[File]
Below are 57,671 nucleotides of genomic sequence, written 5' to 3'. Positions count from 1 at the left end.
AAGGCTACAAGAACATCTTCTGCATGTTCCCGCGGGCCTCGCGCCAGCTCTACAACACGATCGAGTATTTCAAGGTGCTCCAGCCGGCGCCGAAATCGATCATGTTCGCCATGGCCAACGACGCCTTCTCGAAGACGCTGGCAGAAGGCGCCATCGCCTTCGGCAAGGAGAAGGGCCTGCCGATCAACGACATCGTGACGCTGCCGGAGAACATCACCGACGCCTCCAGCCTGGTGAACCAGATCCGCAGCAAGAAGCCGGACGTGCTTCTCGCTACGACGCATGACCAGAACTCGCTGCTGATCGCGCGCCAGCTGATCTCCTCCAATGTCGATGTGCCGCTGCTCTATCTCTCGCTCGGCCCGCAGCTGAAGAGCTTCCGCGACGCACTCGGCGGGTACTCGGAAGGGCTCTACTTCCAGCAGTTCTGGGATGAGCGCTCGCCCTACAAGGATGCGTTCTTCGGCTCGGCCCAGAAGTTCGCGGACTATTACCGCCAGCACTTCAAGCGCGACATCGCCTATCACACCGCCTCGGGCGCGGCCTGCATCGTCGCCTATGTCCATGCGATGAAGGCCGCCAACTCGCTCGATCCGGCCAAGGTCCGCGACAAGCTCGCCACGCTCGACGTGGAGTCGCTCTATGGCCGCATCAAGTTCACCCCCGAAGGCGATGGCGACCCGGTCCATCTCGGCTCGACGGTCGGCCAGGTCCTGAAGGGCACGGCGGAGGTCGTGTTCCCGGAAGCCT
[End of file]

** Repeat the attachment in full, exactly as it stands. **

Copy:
Below are 57,671 nucleotides of genomic sequence, written 5' to 3'. Positions count from 1 at the left end.
AAGGCTACAAGAACATCTTCTGCATGTTCCCGCGGGCCTCGCGCCAGCTCTACAACACGATCGAGTATTTCAAGGTGCTCCAGCCGGCGCCGAAATCGATCATGTTCGCCATGGCCAACGACGCCTTCTCGAAGACGCTGGCAGAAGGCGCCATCGCCTTCGGCAAGGAGAAGGGCCTGCCGATCAACGACATCGTGACGCTGCCGGAGAACATCACCGACGCCTCCAGCCTGGTGAACCAGATCCGCAGCAAGAAGCCGGACGTGCTTCTCGCTACGACGCATGACCAGAACTCGCTGCTGATCGCGCGCCAGCTGATCTCCTCCAATGTCGATGTGCCGCTGCTCTATCTCTCGCTCGGCCCGCAGCTGAAGAGCTTCCGCGACGCACTCGGCGGGTACTCGGAAGGGCTCTACTTCCAGCAGTTCTGGGATGAGCGCTCGCCCTACAAGGATGCGTTCTTCGGCTCGGCCCAGAAGTTCGCGGACTATTACCGCCAGCACTTCAAGCGCGACATCGCCTATCACACCGCCTCGGGCGCGGCCTGCATCGTCGCCTATGTCCATGCGATGAAGGCCGCCAACTCGCTCGATCCGGCCAAGGTCCGCGACAAGCTCGCCACGCTCGACGTGGAGTCGCTCTATGGCCGCATCAAGTTCACCCCCGAAGGCGATGGCGACCCGGTCCATCTCGGCTCGACGGTCGGCCAGGTCCTGAAGGGCACGGCGGAGGTCGTGTTCCCGGAAGCCT